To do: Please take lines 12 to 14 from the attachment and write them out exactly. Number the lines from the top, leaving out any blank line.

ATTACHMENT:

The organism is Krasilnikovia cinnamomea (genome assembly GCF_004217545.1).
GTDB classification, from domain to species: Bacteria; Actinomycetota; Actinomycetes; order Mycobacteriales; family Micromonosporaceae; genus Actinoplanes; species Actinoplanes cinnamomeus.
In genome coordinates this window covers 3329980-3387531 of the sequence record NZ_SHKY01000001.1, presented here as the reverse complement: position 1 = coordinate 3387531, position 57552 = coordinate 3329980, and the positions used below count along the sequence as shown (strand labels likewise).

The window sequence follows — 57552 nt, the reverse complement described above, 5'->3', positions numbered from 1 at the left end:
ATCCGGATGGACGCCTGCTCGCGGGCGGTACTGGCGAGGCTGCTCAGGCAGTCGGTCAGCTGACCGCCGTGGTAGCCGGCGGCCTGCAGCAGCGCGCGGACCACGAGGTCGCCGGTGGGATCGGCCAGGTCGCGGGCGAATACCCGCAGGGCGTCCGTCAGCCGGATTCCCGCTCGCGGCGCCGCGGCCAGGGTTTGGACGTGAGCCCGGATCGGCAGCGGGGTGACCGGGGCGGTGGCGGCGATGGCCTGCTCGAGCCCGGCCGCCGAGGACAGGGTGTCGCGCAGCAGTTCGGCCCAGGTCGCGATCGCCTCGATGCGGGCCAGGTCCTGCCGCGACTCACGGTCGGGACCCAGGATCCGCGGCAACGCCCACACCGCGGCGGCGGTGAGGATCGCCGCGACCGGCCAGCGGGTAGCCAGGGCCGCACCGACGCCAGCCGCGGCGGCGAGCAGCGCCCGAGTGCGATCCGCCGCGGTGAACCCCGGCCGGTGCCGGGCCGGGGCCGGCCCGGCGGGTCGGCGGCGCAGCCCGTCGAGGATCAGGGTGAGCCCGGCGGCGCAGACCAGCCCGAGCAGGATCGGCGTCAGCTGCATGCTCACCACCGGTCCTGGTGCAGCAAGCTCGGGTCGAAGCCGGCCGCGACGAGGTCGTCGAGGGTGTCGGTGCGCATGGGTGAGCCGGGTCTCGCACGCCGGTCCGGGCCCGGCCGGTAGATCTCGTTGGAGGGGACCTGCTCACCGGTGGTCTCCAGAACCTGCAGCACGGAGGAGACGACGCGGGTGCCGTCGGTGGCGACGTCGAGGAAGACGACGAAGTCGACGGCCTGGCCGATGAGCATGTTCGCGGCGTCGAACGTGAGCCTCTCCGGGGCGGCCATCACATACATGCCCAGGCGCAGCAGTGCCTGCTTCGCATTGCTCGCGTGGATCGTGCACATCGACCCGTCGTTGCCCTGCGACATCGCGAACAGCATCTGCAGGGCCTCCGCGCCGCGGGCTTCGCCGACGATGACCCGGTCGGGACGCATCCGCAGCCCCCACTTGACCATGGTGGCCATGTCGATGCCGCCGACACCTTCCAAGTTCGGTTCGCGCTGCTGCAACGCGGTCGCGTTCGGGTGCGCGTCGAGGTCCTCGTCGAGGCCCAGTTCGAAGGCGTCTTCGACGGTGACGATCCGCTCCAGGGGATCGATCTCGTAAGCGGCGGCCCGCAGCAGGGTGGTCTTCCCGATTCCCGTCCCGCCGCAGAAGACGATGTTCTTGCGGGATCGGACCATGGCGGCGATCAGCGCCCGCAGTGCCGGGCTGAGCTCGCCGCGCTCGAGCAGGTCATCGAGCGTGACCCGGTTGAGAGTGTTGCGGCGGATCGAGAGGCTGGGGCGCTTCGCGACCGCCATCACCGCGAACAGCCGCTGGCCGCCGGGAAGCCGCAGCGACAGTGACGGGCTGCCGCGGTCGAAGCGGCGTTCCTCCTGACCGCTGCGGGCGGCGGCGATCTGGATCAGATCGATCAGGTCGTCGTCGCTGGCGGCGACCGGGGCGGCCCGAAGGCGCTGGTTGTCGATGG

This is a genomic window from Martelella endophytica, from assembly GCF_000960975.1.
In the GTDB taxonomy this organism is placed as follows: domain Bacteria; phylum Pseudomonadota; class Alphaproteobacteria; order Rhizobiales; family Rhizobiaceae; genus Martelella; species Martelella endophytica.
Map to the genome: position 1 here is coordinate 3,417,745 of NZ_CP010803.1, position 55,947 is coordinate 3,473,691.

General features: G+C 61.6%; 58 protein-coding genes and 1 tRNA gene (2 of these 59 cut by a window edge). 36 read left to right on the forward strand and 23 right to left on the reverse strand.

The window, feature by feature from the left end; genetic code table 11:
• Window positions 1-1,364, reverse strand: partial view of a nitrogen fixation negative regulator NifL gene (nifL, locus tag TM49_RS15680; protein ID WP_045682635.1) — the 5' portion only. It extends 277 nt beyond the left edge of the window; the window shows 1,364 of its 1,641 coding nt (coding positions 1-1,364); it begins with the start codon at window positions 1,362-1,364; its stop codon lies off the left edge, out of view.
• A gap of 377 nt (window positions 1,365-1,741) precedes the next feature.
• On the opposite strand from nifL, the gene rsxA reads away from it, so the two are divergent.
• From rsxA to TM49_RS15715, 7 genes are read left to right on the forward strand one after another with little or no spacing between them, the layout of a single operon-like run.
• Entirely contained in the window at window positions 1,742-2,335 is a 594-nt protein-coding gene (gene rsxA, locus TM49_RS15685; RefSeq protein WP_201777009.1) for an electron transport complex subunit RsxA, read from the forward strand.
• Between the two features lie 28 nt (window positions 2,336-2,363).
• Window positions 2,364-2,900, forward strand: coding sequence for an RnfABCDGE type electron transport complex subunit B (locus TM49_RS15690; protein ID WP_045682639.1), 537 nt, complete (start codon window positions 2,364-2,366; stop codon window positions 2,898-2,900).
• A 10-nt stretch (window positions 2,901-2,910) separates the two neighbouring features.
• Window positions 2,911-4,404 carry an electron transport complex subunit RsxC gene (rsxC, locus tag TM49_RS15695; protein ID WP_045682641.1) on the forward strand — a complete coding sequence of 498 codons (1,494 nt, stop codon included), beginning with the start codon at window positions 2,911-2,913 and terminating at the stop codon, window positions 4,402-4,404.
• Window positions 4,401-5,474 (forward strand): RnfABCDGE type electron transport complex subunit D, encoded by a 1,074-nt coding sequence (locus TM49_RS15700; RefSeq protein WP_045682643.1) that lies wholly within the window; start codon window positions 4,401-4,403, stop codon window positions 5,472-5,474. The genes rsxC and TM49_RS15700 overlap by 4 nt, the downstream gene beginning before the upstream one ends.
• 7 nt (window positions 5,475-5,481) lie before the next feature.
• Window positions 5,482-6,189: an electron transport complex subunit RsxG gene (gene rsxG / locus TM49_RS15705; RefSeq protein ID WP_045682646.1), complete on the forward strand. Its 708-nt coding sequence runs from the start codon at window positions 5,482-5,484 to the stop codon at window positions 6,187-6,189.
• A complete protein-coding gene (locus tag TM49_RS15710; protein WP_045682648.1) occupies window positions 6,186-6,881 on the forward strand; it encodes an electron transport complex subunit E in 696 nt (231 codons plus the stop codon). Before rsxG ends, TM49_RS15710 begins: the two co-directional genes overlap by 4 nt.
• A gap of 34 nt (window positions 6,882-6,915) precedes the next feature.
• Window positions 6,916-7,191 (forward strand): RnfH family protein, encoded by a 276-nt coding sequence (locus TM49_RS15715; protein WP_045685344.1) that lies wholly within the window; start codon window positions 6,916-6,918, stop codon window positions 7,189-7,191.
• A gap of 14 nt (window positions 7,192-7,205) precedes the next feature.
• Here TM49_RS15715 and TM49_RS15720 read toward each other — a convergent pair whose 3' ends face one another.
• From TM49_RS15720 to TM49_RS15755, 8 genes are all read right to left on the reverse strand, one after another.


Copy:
• A gap of 377 nt (window positions 1,365-1,741) precedes the next feature.
• On the opposite strand from nifL, the gene rsxA reads away from it, so the two are divergent.
• From rsxA to TM49_RS15715, 7 genes are read left to right on the forward strand one after another with little or no spacing between them, the layout of a single operon-like run.